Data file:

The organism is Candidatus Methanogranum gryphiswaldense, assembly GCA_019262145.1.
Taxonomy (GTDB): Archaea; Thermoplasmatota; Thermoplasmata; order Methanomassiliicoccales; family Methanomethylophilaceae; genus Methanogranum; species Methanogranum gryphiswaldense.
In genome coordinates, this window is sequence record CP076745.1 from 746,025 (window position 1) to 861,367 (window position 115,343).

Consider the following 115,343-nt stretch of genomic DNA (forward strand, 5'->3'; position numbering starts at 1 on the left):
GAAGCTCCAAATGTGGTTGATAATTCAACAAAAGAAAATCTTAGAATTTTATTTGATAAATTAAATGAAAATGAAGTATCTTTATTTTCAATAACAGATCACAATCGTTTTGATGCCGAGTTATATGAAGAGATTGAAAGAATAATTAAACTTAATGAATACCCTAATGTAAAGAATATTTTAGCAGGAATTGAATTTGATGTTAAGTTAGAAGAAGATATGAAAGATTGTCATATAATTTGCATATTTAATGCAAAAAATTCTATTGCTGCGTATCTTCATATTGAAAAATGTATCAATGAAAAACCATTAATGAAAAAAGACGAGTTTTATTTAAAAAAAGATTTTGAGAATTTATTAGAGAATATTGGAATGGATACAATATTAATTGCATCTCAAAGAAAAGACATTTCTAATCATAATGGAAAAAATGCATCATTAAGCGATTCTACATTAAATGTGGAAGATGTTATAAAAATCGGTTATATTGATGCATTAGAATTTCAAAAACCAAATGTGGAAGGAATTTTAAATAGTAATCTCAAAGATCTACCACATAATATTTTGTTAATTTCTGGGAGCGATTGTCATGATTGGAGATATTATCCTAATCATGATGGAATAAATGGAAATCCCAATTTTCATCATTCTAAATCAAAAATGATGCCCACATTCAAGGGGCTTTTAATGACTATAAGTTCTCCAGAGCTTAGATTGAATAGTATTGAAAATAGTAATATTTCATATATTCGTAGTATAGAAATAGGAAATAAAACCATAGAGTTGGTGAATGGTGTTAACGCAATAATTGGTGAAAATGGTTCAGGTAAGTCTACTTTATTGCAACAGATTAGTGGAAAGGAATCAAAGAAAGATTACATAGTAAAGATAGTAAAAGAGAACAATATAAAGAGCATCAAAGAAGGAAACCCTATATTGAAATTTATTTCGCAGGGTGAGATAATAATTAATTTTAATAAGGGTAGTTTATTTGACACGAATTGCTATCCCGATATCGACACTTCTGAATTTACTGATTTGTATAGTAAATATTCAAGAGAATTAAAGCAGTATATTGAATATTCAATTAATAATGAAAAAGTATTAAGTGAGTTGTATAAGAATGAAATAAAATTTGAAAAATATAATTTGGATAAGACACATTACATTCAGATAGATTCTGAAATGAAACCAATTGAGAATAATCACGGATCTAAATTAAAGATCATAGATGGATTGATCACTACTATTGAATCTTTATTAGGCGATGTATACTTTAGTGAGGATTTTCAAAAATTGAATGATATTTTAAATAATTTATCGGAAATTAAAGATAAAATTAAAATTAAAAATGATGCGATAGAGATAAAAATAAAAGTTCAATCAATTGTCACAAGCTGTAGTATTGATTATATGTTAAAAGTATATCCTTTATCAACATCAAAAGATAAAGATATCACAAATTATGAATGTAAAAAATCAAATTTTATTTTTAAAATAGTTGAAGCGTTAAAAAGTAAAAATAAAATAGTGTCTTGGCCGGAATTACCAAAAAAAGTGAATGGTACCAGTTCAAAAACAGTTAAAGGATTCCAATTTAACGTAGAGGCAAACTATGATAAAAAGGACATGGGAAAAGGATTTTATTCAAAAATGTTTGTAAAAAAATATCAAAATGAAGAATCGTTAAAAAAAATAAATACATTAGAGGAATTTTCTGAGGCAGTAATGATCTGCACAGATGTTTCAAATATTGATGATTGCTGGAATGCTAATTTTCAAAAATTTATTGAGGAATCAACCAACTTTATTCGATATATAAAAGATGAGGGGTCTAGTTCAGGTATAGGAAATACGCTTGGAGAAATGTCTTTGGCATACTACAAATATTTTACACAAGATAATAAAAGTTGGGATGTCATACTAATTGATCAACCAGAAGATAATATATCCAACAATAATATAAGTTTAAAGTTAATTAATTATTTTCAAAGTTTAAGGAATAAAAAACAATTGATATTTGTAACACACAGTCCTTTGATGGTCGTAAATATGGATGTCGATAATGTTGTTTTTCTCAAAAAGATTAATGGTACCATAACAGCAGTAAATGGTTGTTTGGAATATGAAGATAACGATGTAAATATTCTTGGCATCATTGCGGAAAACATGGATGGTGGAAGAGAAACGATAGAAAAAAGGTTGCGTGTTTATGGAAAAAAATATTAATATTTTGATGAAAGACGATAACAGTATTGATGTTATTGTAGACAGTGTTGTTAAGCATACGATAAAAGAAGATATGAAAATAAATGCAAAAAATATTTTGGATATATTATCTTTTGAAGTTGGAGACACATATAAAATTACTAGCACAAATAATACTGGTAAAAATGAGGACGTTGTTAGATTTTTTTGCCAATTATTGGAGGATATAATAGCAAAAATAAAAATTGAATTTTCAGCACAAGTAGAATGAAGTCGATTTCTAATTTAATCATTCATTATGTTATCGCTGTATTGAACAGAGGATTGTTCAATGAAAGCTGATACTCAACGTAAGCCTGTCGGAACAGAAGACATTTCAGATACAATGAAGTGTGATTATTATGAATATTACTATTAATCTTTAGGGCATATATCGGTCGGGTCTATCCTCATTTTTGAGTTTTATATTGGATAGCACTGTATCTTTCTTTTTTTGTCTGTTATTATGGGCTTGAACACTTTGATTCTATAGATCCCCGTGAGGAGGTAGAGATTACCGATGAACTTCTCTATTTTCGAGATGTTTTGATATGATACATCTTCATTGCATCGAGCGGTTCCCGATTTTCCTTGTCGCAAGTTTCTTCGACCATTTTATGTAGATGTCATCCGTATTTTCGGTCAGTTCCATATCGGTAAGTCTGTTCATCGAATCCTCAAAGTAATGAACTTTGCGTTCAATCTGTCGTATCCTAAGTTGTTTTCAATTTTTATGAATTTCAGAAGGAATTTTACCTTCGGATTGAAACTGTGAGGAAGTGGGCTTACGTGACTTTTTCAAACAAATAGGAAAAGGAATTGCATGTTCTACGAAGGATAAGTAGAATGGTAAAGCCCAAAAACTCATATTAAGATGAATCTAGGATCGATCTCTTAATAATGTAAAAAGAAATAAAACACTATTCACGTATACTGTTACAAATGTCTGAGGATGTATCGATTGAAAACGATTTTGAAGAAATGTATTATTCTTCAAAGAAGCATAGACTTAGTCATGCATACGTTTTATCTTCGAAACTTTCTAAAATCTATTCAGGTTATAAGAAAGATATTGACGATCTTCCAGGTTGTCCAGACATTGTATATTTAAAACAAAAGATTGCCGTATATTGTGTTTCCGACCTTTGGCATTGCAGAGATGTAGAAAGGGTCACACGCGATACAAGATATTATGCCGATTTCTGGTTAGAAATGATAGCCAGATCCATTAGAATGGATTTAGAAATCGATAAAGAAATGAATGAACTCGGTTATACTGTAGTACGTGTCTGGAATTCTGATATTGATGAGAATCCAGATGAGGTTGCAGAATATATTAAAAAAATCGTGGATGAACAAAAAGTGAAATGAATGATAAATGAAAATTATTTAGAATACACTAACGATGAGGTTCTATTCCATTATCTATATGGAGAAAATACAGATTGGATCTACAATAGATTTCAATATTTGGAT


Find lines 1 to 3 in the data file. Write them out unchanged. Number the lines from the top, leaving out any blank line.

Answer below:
The organism is Candidatus Methanogranum gryphiswaldense, assembly GCA_019262145.1.
Taxonomy (GTDB): Archaea; Thermoplasmatota; Thermoplasmata; order Methanomassiliicoccales; family Methanomethylophilaceae; genus Methanogranum; species Methanogranum gryphiswaldense.
In genome coordinates, this window is sequence record CP076745.1 from 746,025 (window position 1) to 861,367 (window position 115,343).